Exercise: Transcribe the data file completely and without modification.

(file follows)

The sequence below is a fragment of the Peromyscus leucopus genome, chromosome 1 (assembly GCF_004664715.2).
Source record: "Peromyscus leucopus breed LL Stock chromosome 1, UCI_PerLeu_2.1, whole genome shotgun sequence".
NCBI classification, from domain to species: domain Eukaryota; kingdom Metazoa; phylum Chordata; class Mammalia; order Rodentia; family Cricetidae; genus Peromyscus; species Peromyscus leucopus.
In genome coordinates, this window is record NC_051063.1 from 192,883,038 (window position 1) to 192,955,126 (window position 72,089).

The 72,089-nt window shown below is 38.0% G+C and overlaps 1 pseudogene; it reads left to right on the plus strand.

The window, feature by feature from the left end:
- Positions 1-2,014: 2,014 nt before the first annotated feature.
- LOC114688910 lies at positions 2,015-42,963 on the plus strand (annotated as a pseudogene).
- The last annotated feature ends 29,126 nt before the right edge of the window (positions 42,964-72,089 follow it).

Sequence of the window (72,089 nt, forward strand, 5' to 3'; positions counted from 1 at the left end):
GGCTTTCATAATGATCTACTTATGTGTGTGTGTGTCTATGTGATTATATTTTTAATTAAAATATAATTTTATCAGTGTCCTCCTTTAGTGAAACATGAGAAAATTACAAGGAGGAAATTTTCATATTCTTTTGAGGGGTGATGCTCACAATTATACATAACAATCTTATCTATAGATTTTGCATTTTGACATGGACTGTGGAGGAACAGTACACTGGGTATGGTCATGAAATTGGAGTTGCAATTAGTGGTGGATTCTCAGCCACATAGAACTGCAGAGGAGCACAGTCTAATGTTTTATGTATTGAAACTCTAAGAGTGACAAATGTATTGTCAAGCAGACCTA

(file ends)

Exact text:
The sequence below is a fragment of the Peromyscus leucopus genome, chromosome 1 (assembly GCF_004664715.2).
Source record: "Peromyscus leucopus breed LL Stock chromosome 1, UCI_PerLeu_2.1, whole genome shotgun sequence".
NCBI classification, from domain to species: domain Eukaryota; kingdom Metazoa; phylum Chordata; class Mammalia; order Rodentia; family Cricetidae; genus Peromyscus; species Peromyscus leucopus.
In genome coordinates, this window is record NC_051063.1 from 192,883,038 (window position 1) to 192,955,126 (window position 72,089).

The 72,089-nt window shown below is 38.0% G+C and overlaps 1 pseudogene; it reads left to right on the plus strand.

The window, feature by feature from the left end:
- Positions 1-2,014: 2,014 nt before the first annotated feature.
- LOC114688910 lies at positions 2,015-42,963 on the plus strand (annotated as a pseudogene).
- The last annotated feature ends 29,126 nt before the right edge of the window (positions 42,964-72,089 follow it).

Sequence of the window (72,089 nt, forward strand, 5' to 3'; positions counted from 1 at the left end):
GGCTTTCATAATGATCTACTTATGTGTGTGTGTGTCTATGTGATTATATTTTTAATTAAAATATAATTTTATCAGTGTCCTCCTTTAGTGAAACATGAGAAAATTACAAGGAGGAAATTTTCATATTCTTTTGAGGGGTGATGCTCACAATTATACATAACAATCTTATCTATAGATTTTGCATTTTGACATGGACTGTGGAGGAACAGTACACTGGGTATGGTCATGAAATTGGAGTTGCAATTAGTGGTGGATTCTCAGCCACATAGAACTGCAGAGGAGCACAGTCTAATGTTTTATGTATTGAAACTCTAAGAGTGACAAATGTATTGTCAAGCAGACCTA